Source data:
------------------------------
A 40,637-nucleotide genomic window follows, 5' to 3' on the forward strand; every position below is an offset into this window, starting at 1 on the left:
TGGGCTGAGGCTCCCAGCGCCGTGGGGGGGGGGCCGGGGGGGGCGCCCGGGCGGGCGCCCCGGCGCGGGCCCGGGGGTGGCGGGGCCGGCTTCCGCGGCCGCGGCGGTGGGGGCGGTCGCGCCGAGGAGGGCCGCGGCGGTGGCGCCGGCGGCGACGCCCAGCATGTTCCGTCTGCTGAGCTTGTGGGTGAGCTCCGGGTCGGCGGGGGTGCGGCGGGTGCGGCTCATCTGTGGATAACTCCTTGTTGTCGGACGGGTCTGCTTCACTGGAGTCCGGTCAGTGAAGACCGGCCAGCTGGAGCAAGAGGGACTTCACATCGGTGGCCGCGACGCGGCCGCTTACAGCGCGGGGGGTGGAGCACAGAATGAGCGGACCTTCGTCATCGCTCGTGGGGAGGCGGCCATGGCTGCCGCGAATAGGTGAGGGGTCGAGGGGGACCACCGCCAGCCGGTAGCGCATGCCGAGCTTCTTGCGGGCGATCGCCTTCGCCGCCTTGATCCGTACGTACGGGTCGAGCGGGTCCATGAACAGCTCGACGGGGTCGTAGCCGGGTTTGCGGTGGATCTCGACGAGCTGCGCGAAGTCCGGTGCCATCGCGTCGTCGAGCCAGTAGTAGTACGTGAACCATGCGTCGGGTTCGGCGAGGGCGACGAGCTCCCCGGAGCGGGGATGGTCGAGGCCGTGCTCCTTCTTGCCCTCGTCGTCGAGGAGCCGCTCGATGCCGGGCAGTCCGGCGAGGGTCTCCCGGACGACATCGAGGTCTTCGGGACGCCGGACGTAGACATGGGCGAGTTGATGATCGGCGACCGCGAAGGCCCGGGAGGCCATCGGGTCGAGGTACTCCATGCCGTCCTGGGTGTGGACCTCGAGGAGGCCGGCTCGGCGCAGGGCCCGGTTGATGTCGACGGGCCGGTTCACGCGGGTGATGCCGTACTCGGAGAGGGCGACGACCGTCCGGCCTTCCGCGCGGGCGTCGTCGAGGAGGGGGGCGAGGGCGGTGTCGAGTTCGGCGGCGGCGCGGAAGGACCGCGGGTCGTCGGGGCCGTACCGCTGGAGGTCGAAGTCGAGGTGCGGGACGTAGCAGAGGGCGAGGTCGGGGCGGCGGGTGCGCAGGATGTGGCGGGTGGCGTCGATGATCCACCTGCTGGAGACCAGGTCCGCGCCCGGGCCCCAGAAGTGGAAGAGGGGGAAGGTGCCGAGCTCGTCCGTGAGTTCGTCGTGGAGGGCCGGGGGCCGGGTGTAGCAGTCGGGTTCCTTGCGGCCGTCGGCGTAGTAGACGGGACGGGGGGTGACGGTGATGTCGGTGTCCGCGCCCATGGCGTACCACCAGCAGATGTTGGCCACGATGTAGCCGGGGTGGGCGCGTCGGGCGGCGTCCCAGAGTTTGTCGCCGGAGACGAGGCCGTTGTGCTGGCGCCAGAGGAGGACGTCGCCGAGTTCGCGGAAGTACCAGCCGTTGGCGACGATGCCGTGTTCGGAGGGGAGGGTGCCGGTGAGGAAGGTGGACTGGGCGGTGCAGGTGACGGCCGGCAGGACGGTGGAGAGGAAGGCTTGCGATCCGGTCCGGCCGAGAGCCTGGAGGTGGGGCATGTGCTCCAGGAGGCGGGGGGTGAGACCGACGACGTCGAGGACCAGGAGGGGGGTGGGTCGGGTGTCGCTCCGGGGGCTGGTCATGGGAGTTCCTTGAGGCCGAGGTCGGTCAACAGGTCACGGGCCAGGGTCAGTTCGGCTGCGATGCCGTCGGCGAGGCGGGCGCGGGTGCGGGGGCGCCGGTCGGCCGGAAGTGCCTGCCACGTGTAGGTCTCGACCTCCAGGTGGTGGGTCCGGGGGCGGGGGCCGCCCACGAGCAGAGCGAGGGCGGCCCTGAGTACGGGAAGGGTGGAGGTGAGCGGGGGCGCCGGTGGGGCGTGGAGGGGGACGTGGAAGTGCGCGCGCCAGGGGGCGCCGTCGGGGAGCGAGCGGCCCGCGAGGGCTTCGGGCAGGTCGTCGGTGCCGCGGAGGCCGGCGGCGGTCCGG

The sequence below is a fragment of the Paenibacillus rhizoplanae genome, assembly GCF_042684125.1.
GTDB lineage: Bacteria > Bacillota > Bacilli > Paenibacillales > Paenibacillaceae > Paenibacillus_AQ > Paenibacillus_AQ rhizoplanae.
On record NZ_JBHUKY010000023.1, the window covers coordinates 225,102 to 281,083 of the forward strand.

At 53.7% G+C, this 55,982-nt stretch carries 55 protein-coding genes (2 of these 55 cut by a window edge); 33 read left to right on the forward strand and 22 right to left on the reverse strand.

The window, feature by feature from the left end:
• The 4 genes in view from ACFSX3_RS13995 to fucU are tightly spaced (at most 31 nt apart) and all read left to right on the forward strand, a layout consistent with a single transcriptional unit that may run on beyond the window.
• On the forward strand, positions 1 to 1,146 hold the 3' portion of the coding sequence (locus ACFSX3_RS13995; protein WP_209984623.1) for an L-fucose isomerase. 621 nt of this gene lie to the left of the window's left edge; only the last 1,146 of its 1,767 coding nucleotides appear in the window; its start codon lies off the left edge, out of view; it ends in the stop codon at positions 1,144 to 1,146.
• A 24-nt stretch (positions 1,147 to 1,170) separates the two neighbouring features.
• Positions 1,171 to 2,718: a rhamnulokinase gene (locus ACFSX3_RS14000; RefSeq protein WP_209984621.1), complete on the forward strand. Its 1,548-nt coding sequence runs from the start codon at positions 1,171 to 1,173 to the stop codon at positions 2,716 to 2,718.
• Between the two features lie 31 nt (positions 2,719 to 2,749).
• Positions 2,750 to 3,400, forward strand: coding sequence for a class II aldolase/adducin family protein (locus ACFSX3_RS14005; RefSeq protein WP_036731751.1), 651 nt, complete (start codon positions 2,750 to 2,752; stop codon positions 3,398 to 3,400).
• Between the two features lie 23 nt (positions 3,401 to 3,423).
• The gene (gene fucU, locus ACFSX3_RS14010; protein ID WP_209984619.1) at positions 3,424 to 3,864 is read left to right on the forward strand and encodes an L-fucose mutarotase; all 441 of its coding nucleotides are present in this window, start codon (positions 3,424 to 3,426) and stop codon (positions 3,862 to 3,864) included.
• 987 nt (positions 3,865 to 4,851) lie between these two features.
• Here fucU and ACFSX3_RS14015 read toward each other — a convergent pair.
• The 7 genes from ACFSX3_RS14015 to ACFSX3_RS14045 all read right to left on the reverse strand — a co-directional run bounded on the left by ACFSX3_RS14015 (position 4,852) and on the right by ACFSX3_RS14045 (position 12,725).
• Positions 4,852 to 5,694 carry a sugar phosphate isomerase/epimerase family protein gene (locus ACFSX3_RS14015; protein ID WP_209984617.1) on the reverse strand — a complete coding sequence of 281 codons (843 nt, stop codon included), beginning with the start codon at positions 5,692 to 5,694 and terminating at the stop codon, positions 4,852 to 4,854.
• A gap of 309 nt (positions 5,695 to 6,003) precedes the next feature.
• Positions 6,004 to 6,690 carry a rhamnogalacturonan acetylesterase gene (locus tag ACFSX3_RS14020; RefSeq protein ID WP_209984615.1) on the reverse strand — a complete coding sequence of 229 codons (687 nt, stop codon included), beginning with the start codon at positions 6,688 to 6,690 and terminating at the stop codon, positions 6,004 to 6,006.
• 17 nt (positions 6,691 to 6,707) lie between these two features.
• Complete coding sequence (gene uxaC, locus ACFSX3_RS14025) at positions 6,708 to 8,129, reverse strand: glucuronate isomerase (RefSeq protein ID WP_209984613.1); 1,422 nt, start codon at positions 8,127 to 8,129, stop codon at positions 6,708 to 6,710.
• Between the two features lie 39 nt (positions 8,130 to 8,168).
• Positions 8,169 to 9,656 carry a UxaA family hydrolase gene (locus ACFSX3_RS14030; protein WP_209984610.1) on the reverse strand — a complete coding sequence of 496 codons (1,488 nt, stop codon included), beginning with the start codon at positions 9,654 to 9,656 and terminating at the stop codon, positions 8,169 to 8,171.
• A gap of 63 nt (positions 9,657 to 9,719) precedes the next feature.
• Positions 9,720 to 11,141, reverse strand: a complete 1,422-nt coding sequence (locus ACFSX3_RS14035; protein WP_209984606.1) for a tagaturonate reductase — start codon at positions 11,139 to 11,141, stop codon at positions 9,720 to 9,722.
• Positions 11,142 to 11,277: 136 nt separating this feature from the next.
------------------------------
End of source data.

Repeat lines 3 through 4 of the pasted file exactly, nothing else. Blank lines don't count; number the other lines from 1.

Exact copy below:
The sequence below is a fragment of the Paenibacillus rhizoplanae genome, assembly GCF_042684125.1.
GTDB lineage: Bacteria > Bacillota > Bacilli > Paenibacillales > Paenibacillaceae > Paenibacillus_AQ > Paenibacillus_AQ rhizoplanae.